Ilegal Mezcal Añejo is produced from 100% Agave Espadin, and is a small batch artisanal product from Tlacolula, Oaxaca, Mexico. This initial Añejo batch (2010) is limited to 1224 bottles, and is a blend from medium char French and American oak barrels. This vintage Mezcal will differ each batch, eliminating bland predictability.
Each bottle is wax sealed, and contains a hand numbered parchment style label.
Ilegal Mezcal, pronounced "eeh-lay-gal", is named from the expeditions of John Rexer, as he smuggled product to his Bohemian Tequila / Mezcal Bar, Cafe No Se, in Antigua, Guatemala.
Unable to import his product into the United States using the illegal name "Ilegal", John was forced to import a product essentially with no name to get around the TTB labeling regulations. You'll notice on the close up label photo, "Produced for Ilegal Mezcal", is a smaller font and positioned after "Mezcal Anejo". This creative method of labeling allowed him to bring his Mezcal into the US without changing the name to something less appropriate.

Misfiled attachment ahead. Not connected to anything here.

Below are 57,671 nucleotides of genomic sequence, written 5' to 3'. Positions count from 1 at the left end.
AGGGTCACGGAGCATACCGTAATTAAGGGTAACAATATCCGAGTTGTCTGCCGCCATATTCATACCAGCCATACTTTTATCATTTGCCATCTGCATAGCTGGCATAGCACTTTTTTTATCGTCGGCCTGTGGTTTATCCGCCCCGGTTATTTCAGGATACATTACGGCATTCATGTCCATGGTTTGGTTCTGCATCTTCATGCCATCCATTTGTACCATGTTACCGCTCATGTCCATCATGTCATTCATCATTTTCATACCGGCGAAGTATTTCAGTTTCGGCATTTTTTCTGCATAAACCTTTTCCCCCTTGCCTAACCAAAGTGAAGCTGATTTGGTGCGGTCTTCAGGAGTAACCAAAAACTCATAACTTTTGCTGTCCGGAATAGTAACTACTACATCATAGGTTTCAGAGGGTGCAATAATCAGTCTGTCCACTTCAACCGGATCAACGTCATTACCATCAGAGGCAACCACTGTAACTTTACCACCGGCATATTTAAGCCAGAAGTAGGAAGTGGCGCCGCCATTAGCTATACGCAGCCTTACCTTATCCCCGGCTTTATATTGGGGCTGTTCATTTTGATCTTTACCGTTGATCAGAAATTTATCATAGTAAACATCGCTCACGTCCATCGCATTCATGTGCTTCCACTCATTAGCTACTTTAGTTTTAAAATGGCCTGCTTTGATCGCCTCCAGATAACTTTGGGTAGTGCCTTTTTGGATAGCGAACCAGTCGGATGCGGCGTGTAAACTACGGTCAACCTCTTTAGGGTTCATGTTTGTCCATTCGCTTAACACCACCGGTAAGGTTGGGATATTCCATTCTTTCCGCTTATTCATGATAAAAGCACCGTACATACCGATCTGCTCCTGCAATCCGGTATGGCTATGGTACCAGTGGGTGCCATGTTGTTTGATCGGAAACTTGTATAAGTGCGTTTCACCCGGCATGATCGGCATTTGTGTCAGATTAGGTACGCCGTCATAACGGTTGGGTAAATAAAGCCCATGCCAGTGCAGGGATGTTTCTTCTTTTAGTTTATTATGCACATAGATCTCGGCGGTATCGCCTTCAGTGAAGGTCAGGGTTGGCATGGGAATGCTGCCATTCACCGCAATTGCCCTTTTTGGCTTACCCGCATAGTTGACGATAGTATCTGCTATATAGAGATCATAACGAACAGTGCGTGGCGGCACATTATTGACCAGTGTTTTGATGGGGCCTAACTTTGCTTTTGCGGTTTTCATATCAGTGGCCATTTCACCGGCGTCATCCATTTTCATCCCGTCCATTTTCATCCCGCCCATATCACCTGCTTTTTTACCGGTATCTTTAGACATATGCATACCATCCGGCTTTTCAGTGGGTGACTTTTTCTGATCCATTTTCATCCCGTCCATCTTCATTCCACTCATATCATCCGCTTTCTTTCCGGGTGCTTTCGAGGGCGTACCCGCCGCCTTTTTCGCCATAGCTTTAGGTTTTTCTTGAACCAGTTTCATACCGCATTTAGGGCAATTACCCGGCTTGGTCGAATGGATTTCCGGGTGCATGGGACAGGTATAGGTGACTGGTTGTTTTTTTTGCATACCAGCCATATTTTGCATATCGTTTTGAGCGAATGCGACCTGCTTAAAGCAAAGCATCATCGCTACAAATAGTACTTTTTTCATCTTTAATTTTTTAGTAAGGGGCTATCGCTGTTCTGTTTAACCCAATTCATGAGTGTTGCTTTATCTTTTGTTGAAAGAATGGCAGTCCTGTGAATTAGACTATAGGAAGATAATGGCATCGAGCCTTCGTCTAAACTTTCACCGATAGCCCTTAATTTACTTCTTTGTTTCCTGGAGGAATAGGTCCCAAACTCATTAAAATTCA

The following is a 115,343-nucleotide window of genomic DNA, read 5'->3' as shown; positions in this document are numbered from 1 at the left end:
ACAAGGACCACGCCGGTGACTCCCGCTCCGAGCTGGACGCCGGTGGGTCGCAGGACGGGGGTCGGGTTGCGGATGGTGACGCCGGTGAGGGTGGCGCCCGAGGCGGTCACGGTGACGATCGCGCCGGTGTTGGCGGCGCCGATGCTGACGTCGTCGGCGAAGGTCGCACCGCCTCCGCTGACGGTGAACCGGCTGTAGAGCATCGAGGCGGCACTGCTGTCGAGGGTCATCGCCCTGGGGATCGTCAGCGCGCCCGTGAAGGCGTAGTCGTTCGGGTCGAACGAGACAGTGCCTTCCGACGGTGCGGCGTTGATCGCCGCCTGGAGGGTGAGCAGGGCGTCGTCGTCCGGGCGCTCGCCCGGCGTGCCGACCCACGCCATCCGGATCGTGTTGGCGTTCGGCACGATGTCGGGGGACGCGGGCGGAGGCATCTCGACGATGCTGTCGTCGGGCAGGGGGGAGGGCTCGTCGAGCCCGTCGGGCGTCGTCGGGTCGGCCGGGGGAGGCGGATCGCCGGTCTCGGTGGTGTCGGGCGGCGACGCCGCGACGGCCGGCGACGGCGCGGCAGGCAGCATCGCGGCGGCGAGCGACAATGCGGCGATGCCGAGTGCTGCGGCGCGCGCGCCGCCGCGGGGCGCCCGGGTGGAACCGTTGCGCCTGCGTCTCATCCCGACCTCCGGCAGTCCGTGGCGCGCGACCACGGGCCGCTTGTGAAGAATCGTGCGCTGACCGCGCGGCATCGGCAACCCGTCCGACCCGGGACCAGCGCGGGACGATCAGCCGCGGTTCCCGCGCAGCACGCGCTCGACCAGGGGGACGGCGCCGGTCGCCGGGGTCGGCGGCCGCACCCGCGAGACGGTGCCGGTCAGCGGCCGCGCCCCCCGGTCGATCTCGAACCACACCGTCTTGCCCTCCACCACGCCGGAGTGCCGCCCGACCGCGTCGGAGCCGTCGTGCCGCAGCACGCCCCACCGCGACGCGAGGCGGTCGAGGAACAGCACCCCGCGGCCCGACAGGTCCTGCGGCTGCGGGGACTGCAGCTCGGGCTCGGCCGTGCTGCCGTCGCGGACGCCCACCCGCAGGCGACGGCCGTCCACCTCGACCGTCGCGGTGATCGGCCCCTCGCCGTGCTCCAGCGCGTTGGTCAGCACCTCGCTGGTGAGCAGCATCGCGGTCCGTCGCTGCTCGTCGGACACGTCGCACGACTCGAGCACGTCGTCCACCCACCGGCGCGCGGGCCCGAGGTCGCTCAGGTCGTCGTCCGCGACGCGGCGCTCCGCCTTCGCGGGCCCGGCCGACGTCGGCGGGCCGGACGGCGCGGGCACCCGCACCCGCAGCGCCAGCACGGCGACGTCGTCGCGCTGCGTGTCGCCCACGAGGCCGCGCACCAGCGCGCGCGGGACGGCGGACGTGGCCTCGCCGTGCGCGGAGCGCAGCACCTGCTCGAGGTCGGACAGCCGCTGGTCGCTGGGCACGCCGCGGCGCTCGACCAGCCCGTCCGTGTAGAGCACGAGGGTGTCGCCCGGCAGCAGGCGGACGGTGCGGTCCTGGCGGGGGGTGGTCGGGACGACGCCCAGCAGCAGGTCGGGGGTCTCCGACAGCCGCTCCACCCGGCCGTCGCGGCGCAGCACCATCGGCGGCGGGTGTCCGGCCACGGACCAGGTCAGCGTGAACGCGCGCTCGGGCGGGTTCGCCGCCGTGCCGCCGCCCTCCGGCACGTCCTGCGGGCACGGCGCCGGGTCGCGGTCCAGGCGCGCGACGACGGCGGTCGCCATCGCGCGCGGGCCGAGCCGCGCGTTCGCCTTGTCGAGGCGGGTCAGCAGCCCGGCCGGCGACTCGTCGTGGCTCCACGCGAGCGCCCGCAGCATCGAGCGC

Ilegal Mezcal is entirely handcrafted using Agave Espadin, roasted / baked in a conical earth pit, using both mesquite and eucalyptus wood. The cooked Agave is then crushed by a millstone, and fermented in oak vats. Ilegal Mezcal is then double distilled in small, alembic copper stills. This production is much more of an art than a science, which is the beauty of age-old traditions followed by Oaxaca palenques.
Looking closely at the bottle and label, the colors of the Mexican flag are present, a green wax top and red numbers. Gold embossing was used to reflect the gold of Aztecs and the Spain conquest, and the crucifix was added as a symbol used by both the Aztecs and the conquering Spaniards.